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Eteraz: Careful What You Wish For

Ali Eteraz has started a fascinating series for The Guardian on the notion of "Islamic Reformation." The case is often made (indeed, as I have done) that Islam is in need of its own kind of reformation, similar to the kind Luther and Calvin brought to Christians around the world.

Eteraz believes we have the wrong idea, and the second piece in his series on The Islamic Reformation explains why we should be leery of more fundamentalism couched in the rhetoric of reform. He hints at some alternatives:

While there has been some attempt by the Salafis - such as Tariq Ramadan and Salman al-Audah, Bin Laden's former (now repentant) mentor - to contain the excesses of this "total" Wahhabism, they have proven unable to do so. Not only that, but the best that even the moderate wing of the Salafi organisations like the Muslim Brotherhood can do is turn a jihadist into an Islamist - ie someone who wants to have the power to veto all legislation under the authority of a certain kind of Sharia.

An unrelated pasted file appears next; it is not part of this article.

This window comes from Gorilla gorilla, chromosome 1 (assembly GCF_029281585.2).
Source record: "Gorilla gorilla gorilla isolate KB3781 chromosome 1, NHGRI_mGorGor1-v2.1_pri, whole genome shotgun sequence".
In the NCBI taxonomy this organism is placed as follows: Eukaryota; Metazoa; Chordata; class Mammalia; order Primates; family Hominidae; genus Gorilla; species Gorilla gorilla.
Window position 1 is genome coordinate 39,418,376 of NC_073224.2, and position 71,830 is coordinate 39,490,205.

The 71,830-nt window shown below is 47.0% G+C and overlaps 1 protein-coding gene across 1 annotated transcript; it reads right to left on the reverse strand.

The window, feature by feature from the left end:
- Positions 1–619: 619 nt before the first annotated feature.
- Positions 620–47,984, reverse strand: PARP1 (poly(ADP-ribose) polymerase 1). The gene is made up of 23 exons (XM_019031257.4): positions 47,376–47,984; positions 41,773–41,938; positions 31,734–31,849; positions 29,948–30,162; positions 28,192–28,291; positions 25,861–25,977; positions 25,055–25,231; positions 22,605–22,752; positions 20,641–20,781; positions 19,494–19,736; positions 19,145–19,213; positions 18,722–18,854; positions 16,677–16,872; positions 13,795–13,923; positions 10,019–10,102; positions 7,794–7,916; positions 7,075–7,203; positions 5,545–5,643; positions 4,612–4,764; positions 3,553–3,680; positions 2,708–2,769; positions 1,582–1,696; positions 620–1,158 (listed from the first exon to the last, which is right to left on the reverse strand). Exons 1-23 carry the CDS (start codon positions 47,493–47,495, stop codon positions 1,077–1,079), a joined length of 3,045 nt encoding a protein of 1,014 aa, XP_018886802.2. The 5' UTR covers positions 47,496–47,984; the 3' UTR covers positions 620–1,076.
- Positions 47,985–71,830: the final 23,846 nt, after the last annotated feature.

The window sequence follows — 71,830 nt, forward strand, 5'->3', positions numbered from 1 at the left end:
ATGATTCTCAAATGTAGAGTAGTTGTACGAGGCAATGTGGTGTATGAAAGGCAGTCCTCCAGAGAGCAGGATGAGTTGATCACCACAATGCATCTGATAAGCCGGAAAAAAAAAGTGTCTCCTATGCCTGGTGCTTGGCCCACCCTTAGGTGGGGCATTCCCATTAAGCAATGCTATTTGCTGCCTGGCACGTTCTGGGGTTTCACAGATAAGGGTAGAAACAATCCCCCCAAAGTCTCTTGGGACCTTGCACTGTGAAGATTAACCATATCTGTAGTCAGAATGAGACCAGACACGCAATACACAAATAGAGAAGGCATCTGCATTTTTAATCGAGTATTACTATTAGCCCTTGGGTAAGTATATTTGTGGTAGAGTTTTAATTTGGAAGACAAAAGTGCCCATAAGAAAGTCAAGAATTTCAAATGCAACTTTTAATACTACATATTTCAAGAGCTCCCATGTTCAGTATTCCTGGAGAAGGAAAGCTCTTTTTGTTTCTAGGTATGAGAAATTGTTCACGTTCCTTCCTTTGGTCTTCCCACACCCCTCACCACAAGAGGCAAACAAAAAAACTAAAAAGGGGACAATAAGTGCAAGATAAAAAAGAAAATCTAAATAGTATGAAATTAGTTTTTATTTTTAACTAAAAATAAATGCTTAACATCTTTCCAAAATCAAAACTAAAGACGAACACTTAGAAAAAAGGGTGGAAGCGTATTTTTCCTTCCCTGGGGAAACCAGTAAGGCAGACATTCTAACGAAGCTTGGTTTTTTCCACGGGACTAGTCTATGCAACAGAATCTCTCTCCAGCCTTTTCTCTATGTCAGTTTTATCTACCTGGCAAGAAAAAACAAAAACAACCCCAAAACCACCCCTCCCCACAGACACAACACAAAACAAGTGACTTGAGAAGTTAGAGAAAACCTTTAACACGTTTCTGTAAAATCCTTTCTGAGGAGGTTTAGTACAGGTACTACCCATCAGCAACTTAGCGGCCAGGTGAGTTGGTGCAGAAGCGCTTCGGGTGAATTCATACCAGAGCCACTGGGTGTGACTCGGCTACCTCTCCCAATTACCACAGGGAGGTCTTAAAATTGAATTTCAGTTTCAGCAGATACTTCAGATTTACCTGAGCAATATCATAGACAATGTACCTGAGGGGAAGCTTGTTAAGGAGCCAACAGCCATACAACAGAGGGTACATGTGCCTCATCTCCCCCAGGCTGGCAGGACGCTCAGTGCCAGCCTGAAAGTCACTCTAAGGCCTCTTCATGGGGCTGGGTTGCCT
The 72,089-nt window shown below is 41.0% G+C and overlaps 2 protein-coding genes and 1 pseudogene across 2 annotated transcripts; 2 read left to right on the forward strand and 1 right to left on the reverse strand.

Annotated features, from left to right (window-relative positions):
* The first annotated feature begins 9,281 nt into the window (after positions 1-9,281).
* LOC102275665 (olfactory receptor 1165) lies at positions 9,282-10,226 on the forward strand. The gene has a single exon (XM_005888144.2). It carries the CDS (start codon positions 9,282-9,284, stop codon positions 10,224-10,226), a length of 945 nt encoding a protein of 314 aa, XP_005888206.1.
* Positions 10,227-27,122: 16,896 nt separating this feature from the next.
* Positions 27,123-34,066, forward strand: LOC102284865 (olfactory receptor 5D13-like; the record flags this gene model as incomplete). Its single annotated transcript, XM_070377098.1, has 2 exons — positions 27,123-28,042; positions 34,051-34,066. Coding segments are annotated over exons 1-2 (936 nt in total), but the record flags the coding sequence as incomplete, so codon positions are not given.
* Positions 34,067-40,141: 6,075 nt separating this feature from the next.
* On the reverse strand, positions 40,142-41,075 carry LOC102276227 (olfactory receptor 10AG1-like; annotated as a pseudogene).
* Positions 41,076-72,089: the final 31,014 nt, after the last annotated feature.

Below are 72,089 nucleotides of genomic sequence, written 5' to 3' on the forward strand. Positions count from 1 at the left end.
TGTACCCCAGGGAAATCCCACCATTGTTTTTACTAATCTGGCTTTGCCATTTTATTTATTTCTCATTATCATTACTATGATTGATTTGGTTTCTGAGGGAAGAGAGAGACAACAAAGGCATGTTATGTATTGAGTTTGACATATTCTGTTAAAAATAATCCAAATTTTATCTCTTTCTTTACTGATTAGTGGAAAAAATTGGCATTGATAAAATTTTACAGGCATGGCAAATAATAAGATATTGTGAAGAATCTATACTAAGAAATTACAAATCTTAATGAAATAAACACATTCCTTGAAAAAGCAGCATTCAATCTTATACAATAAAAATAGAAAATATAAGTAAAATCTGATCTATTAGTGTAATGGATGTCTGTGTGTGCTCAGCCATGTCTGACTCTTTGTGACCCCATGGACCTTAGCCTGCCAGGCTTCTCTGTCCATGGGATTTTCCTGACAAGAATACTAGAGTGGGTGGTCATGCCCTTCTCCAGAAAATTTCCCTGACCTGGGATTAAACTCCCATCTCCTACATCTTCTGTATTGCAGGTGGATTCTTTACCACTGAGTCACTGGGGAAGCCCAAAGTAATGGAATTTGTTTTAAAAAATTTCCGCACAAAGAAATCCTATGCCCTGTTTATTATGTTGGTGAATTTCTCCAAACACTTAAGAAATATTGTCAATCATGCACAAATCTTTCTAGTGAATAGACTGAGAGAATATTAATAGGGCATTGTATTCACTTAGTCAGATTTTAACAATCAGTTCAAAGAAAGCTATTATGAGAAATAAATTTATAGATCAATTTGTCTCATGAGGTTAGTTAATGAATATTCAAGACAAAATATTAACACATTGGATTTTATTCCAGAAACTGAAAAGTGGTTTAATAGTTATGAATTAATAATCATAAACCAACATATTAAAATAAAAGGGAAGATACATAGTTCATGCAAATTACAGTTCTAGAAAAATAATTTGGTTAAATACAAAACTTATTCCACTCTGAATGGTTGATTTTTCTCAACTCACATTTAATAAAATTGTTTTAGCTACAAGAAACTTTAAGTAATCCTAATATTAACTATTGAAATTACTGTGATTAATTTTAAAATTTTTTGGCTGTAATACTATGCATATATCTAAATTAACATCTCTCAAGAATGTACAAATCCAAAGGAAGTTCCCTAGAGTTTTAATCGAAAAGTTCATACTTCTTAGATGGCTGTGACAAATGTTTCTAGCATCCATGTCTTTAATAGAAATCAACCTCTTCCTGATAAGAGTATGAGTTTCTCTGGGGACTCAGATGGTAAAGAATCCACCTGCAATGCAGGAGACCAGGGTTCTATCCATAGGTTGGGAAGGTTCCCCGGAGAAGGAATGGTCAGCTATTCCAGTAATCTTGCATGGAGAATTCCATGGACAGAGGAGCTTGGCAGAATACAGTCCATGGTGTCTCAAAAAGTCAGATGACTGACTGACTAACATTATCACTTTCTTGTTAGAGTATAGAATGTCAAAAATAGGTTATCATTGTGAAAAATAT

That simply won't do. Not when Islamist organisations (except for the anomalous one in Turkey) have exhibited no compatibility with international human rights norms or dominance-free communication or for that matter learning pluralism.

So now that we know how extremists came to dominate Muslim dissent (and Salafism failed to check it) what are we to do about it? Three things.

First, reject all juvenile calls for so-called reformations.

Second, consider the necessity of a Sunni Pope.

Third, consider the possibility of a liberal literalism (a sort of ideological inverse of extremist literalism).

You can read the first part here, and check out Ali's blog here.

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